Childhood Confidential

By Coen, Stephanie | American Theatre, October 1994 | Go to article overview

Childhood Confidential


Coen, Stephanie, American Theatre


They are icons--perhaps the most beloved icons--in the field of classic literature for young adults: Louisa May Alcott, L.M. Montgomery and Frances Hodgson Burnett. The awkward, unformed years of our collective childhoods are made infinitely more palatable by the books that they bequeathed to us: Little Women, Anne of Green Gables, The Secret Garden and others.

But even icons need shaking up every once in a while, and a sudden proliferation of productions that take on these authors from new angles seems sure to do just that. The Sweet Revenge of Louisa May, a musical fashioned from Alcott's little-known Gothic stories, debuts at Maryland's Olney Theatre through Oct. 23. The Wooden Hill, a memory play inspired by Montgomery's journals, premieres at the Canadian Stage Company in Toronto through Oct. 22. Sara Crewe, based on a fairly obscure story that eventually became Burnett's A Little Princess, takes the stage of the Seattle Children's Theatre through Oct. 29.

What all three productions have in common--besides their natural links to strong, turn-of-the-century women writers is how they reveal new facets of their authors. Alcott's Gothic thrillers, for instance, are filled with heroines who smoke opium and hashish, stalwart heroes who are forced to compete with their own evil fathers and, in classic melodramatic fashion, storms that rage at sea. As critic Madeline Stern points out, they are precisely the kinds of "sensation stories" Alcott's Jo wrote for the Weekly Volcano--not what we expect from the author of Little Women.

Orphans and mad scientists

The Sweet Revenge of Louisa May began its journey to the stage 10 years ago, when designer Bill Schroeder gave playwright Burton Cohen copies of Alcott's Behind the Mask and Plots and Counterplots. Cohen decided to turn the "blood-and-guts, amazingly convoluted" stories into a play, and set about developing the piece with director Jack Going at theatres from Alaska Repertory Theatre in Anchorage, Alaska to the Whole Theater in Montclair, N.J. Eventually Cohen joined forces with composer Stephen Hoffman and lyricist Mark Campbell turn it into a musical--which Going is directing at the Olney, with set and costume design by the man who started it all, Bill Schroeder.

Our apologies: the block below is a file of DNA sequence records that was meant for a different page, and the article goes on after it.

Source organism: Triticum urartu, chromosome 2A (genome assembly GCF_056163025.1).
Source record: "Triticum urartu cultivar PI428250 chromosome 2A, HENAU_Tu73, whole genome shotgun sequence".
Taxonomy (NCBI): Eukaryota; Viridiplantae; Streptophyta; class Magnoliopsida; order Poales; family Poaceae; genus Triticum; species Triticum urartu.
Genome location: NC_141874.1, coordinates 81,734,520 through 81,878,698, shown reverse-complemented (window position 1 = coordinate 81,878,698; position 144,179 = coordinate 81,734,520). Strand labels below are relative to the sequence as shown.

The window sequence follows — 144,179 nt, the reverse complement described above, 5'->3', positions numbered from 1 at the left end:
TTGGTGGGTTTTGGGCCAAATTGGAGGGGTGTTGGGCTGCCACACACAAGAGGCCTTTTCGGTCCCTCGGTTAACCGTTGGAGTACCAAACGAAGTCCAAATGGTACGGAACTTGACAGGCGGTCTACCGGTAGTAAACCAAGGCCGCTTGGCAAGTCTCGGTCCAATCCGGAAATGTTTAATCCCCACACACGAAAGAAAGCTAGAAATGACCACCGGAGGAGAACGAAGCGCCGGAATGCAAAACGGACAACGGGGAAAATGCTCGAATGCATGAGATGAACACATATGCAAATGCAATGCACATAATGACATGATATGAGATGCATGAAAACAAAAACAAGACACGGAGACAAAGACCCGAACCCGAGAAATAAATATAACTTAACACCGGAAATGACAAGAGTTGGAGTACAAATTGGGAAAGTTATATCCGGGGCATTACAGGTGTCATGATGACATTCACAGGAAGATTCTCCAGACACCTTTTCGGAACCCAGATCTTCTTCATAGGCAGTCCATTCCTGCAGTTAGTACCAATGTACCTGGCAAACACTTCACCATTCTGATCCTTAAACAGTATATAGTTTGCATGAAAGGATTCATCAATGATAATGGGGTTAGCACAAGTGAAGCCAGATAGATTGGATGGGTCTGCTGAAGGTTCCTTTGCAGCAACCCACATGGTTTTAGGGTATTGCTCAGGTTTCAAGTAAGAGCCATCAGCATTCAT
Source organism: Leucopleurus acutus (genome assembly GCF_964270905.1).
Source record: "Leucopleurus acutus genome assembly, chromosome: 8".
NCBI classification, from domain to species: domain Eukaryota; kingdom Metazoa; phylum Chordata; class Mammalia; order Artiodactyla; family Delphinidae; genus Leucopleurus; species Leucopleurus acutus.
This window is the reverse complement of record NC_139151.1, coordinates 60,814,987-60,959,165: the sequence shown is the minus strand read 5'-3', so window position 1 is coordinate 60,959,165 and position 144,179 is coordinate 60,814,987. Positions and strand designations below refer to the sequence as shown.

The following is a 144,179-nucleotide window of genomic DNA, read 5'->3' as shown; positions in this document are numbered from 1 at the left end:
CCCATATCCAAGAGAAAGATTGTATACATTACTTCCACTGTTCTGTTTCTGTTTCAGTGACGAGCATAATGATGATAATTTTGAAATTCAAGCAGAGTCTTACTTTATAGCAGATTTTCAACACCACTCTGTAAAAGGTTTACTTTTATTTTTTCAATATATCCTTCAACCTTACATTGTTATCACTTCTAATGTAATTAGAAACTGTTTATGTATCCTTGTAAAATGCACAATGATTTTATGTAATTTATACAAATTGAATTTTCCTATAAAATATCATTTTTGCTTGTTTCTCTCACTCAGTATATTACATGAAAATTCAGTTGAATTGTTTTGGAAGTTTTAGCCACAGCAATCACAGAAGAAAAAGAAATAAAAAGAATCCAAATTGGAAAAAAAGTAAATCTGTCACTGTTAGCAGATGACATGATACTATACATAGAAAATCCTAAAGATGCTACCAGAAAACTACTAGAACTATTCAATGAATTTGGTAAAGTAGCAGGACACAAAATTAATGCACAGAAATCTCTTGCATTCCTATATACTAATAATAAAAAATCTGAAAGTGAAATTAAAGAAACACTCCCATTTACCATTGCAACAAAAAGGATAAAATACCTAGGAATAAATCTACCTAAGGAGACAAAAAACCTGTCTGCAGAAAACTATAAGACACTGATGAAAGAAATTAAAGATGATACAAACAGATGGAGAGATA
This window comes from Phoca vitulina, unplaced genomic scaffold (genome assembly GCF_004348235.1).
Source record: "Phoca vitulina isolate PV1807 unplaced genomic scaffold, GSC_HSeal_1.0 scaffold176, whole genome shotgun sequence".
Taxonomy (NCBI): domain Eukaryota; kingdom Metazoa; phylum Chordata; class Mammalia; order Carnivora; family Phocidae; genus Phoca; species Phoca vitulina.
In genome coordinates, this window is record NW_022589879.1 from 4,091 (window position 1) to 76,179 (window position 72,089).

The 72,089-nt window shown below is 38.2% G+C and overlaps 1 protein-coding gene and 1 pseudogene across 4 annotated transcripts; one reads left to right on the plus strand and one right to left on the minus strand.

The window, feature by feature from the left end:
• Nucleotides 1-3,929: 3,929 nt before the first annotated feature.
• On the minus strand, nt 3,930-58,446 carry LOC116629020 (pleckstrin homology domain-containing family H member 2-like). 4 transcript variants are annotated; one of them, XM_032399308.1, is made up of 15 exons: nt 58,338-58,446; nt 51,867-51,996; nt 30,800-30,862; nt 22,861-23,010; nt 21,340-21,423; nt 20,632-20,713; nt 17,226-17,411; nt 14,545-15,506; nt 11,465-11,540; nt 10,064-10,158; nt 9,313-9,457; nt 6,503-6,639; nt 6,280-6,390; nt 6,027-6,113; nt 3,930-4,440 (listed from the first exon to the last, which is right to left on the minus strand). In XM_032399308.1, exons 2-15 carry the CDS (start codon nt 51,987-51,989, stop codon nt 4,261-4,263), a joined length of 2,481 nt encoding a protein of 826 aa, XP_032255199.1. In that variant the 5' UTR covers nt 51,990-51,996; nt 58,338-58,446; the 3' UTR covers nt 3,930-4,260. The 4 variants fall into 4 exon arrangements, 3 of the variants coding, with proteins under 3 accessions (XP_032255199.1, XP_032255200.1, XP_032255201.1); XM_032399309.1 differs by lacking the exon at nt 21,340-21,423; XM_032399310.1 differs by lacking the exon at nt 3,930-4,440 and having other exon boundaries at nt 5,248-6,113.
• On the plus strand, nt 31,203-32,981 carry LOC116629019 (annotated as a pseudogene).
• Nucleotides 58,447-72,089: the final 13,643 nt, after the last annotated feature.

Cohen's book--which takes Alcott's characters literally all over the map, from Cuba to England to Louisiana to Saratoga Springs, N.Y.--is a hybrid of Alcott and his own reimaginings of her stories. There are two interrelated plots: one a love quadrangle complete with passion denied, lovers scorned, revenge exacted and two deadly falls from a cliff; the other the story of an orphan heiress locked in a sanitarium beset by a mad scientist.

The Sweet Revenge of Louisa May marks the sixth collaboration between Hoffman and Campbell, and their fourth with musical director David Loud. Written and composed in a heightened, 19th-century, grand-operatic style that recalls Leonard Bernstein's music for Candide, it is gleefully over-the-top, with Hoffman writing against what he calls his usual "more delicate, introverted musical style" and Campbell's lyrics a veritable cornucopia of rhyme, alliteration and metaphor. "It's very easy to make fun of these stories," the lyricist admits. "The difficult thing well, it wasn't difficult for us, because we love and believe in it so much--is not to make it camp. The characters' emotions should outsize the proscenium."

Few happy endings

"She had a dreadful life. She was a depressive, she was married to a manic-depressive Presbyterian minister who believed he was eternally damned it was probably the worst marriage in the history of Canadian literature--and her whole life was just a constant battle to stay afloat emotionally."

That's playwright Don Hannah's account of Lucy Maud Montgomery, the Canadian author whose Anne of Green Gables series may be one of the most affecting depictions of childhood and adolescence ever published. …

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